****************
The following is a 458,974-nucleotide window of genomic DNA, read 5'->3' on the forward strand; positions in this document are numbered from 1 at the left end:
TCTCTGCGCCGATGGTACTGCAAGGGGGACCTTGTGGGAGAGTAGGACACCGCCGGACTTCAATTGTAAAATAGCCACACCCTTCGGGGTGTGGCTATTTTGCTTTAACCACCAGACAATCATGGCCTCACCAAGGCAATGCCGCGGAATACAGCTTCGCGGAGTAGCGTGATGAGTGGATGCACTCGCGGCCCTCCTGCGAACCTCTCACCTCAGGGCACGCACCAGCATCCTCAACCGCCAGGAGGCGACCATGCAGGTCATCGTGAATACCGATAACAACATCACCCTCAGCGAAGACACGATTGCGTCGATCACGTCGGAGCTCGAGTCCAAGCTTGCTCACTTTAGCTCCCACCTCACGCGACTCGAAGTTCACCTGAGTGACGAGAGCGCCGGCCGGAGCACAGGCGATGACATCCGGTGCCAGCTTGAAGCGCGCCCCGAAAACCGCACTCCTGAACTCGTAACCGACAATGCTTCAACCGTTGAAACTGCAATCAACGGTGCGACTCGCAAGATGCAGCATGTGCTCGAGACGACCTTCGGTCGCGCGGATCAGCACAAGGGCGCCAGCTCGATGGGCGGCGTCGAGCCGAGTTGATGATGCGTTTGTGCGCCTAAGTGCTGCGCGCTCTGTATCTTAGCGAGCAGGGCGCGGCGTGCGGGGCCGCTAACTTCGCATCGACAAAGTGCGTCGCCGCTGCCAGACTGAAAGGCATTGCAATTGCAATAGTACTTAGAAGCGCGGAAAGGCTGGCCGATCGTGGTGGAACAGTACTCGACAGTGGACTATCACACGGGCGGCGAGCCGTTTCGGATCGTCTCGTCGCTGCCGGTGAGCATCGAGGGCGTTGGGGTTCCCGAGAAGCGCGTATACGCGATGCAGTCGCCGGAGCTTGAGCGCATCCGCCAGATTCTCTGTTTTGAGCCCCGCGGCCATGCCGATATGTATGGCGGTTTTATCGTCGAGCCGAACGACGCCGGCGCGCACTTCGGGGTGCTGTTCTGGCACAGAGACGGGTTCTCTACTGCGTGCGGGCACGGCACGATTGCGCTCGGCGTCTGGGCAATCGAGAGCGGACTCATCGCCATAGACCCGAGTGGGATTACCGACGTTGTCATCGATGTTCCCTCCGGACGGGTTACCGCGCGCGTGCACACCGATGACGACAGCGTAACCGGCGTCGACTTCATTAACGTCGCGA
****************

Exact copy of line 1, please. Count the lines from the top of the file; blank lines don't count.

The following is a 458,974-nucleotide window of genomic DNA, read 5'->3' on the forward strand; positions in this document are numbered from 1 at the left end: